BOISE — Justinian Jessup leaves Boise State as one of the most decorated players in program history. He holds school and league records and ranks in the top 10 in several program career lists.
His four years with the Broncos ended with one glaring omission.
“I just wish we would have made the NCAA Tournament,” Jessup said. “That’s the only big bummer.”
The outgoing senior’s Boise State career ended with an 81-68 loss to San Diego State in the semifinals of the Mountain West Tournament on March 6. The Broncos were hopeful of landing a bid to the NIT, but the tournament was canceled due to the COVID-19 pandemic.
Jessup reflected on his Boise State career and looked ahead to his future during a phone interview with the Idaho Press.
The left-handed Jessup finished his career ranked. No. 1 in program history for 3-pointers with 325, No. 2 with 121 games started, No. 5 with 129 games played, No. 7 with 154 steals, No. 8 with 1,583 points and No. 8 with 3-point percentage of 40.7.
He set single-season school records as a senior with 98 made 3-pointers and by going 70 of 73 from the free-throw line for a mark of 95.9%. His 325 made 3-pointers also set a new Mountain West record.
If Boise State ever decided to hang jerseys from the rafters, Jessup would seemingly be one of the top contenders. But his career, according to him, will always feel incomplete.
“I’d trade all those accomplishments just to have made the NCAA Tournament or won the Mountain West,” Jessup said. “I’d trade all those records in a heartbeat for that. It’s cool, but it’s not really what I wanted to be remembered for. I wish we would have won more.”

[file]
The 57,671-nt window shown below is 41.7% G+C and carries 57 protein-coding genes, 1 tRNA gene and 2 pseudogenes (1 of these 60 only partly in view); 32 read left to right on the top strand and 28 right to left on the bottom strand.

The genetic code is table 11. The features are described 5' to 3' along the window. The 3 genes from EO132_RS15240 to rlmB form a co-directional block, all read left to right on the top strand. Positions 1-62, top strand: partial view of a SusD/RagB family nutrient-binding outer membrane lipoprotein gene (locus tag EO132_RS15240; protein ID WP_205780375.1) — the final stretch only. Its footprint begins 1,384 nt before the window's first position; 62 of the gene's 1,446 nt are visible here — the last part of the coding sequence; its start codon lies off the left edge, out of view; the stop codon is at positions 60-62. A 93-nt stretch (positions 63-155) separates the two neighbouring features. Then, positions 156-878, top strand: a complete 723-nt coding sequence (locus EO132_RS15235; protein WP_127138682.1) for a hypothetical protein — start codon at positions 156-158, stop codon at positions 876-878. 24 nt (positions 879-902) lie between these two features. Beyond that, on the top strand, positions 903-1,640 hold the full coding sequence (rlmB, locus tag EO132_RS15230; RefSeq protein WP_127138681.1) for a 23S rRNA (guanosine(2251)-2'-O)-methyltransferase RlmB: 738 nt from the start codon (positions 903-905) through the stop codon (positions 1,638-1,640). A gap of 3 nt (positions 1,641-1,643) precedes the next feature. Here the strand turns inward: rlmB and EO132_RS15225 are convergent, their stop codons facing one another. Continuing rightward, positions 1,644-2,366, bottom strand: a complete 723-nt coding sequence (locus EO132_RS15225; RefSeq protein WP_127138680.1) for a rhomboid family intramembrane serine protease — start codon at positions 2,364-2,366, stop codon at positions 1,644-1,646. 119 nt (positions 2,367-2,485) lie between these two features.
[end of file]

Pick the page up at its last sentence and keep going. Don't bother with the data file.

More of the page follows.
The Broncos made two NIT appearances during his time — including winning the first road postseason game in program history when they upset Utah in 2017 — and won at least 20 games in three of his four seasons. Boise State went 76-53 during his career and Jessup played in all 129 games.
Maybe the only silver lining with the NCAA Tournament and NIT being canceled was that Jessup held off Utah State’s Sam Merrill for the Mountain West 3-point record. Both surpassed BYU Jimmer Fredette’s record during the season, and Merrill was just six behind Jessup at 319 when the season was cut short early. Utah State was scheduled to play at least one more game in the Big Dance.
“I guess it’s a little sigh of relief there,” Jessup said. “I think we would have gotten a bid to the NIT so I could have kept it up, but it’s a sigh of relief. I remember later in the season watching a game and it popped up that he was only like 10 or 11 behind me, so I knew he was pretty close. I’m just grateful to have that accomplishment. It’s cool for sure. It’s kind of gratifying to see the hard work pay off a little bit.”
The 6-foot-6 Jessup had many memorable moments, but none more than his steal under the basket and layup in the final second to force overtime against Utah State and help the Broncos pull off one of the most improbable comebacks in college basketball history. Boise State trailed by 18 points with 4:10 left, but won the game in overtime — thanks in part to two more big buckets from Jessup.